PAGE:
Research Article | Open Access
A Stochastic HIV Infection Model with Latent Infection and Antiretroviral Therapy
Recent studies have demonstrated that the latent infection is a major obstacle to the viral elimination in HIV infection process. In this paper, we formulate a stochastic HIV infection model to include both latent infection and combination drug therapies. We derive that the model solution is unique and positive, and the solution is global. By constructing appropriate stochastic Lyapunov functions, the existence of an ergodic stationary distribution is obtained when the critical condition is greater than one. Furthermore, through rigorous analysis and deduction, the extinction of the virus is established under certain conditions. Numerical simulations are performed to show that small intensity of white noises can maintain the existence of a stationary distribution, while large intensity of white noises is beneficial to the extinction of the virus.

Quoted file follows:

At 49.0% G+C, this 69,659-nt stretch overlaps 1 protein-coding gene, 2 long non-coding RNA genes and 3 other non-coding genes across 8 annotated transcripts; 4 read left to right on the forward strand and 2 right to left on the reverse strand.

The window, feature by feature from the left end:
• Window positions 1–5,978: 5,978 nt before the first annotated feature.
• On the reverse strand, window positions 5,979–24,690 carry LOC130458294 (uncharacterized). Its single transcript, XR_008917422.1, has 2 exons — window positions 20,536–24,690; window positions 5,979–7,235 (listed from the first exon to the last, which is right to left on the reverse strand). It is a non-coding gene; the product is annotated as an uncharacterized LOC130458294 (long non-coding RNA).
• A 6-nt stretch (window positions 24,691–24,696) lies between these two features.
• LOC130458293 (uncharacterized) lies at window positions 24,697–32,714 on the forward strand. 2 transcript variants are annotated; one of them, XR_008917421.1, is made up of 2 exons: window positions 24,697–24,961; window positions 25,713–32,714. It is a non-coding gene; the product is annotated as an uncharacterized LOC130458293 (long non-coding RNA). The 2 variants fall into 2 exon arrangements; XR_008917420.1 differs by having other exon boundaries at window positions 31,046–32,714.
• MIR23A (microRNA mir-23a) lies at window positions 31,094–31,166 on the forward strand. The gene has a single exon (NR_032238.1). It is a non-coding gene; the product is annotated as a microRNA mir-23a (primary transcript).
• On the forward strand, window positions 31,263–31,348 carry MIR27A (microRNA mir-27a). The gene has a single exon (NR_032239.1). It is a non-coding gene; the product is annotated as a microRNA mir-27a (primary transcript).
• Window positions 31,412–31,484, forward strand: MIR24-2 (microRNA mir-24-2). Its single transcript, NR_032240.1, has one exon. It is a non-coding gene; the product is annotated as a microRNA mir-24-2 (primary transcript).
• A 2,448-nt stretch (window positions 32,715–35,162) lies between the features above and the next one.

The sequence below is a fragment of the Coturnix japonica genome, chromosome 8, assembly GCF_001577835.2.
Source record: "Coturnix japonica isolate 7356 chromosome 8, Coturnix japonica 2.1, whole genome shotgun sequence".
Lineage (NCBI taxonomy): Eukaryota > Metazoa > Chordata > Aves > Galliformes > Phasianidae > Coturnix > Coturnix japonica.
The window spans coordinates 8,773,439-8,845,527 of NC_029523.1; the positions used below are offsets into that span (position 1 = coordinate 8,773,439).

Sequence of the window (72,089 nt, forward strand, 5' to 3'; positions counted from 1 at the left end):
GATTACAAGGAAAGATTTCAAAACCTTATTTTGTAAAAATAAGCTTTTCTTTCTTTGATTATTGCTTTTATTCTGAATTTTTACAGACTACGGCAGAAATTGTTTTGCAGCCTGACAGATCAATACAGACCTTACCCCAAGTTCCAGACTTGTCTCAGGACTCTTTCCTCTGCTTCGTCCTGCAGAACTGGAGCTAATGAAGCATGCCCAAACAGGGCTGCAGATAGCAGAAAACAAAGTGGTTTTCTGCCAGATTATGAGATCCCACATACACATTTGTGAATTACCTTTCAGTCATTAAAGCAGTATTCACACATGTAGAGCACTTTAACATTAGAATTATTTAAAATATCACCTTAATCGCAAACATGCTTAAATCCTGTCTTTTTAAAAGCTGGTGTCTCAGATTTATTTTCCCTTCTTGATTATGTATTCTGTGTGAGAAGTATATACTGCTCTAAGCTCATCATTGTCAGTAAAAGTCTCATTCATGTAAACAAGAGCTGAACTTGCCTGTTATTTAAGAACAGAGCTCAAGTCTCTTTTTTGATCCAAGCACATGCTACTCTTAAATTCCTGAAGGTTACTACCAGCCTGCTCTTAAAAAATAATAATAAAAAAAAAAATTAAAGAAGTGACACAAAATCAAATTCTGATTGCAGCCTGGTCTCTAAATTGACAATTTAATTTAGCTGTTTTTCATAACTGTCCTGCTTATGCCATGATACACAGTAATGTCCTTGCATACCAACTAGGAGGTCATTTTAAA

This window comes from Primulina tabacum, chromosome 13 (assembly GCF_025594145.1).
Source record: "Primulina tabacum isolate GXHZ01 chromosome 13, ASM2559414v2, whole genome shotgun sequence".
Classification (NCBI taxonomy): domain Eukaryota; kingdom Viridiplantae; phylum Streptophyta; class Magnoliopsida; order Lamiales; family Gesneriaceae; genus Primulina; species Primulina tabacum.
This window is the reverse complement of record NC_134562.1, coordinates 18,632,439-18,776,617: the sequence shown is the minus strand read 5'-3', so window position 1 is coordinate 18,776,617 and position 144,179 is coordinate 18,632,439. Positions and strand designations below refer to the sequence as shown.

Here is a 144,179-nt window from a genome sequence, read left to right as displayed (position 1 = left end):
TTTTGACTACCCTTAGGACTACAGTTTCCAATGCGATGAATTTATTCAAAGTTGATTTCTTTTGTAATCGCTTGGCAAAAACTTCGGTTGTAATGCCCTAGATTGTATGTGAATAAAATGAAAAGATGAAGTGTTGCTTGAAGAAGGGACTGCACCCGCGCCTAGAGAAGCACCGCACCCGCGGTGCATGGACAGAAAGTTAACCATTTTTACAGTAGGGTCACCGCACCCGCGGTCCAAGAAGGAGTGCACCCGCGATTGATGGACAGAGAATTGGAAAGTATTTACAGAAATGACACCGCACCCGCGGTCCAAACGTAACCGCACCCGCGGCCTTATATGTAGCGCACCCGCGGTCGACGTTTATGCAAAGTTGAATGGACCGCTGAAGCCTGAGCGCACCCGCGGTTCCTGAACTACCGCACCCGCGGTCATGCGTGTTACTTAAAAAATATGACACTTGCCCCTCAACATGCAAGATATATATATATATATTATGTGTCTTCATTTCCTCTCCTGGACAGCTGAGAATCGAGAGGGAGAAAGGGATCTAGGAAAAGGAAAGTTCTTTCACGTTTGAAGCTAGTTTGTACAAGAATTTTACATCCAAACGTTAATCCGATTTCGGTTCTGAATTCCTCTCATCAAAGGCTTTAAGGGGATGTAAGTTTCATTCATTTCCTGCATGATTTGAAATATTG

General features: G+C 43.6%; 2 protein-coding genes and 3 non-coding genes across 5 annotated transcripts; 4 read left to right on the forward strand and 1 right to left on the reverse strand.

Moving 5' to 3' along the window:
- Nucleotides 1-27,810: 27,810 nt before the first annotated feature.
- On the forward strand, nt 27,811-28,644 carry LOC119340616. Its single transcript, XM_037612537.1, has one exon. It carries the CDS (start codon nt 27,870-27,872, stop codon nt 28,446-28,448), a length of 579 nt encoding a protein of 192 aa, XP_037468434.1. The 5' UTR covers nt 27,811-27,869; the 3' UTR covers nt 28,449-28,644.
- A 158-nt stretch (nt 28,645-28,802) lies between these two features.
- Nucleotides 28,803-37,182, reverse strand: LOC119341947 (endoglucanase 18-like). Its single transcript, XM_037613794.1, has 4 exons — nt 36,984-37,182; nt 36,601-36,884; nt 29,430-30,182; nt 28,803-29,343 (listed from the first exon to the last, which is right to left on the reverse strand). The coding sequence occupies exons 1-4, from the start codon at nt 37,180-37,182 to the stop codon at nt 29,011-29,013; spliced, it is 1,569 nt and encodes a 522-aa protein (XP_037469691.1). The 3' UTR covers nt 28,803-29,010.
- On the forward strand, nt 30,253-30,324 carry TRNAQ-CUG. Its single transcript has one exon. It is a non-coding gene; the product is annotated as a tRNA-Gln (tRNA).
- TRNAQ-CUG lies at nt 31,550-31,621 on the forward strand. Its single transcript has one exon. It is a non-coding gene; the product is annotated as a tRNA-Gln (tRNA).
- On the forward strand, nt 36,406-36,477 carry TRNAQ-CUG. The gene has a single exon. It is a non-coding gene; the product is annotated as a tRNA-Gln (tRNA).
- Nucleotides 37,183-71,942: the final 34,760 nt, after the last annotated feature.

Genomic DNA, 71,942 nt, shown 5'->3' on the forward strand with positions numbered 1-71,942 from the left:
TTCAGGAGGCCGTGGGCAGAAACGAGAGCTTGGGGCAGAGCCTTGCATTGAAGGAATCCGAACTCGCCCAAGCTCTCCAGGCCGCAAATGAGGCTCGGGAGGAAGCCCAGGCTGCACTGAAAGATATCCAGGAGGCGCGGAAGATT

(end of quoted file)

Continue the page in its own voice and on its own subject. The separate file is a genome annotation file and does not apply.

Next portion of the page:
More and more mathematical models have been developed to reflect the dynamics mechanism of HIV virus. The classical HIV virus model is based on three-dimensional ordinary differential equations, which contains the target T-cells population, infected T-cells population, and virions [1–3]. With the progress of HIV drug treatment, some researchers have investigated the effects of drug therapies on model behaviors [4–7]. The commonly used highly active antiretroviral therapy (HAART) is combined by reverse transcriptase inhibitors and protease inhibitors. Reverse transcriptase inhibitors can inhibit the activity of reverse transcriptase and prevent the formation of provirus during the virus infection; protease inhibitors can block the virus infection of new target T-cells. Unfortunately, the current drug treatment can not eradicate the virus thoroughly. With the development of cell and molecular biology, it has been discovered that the existence of latent infection is a major obstacle to clear the virus [8, 9].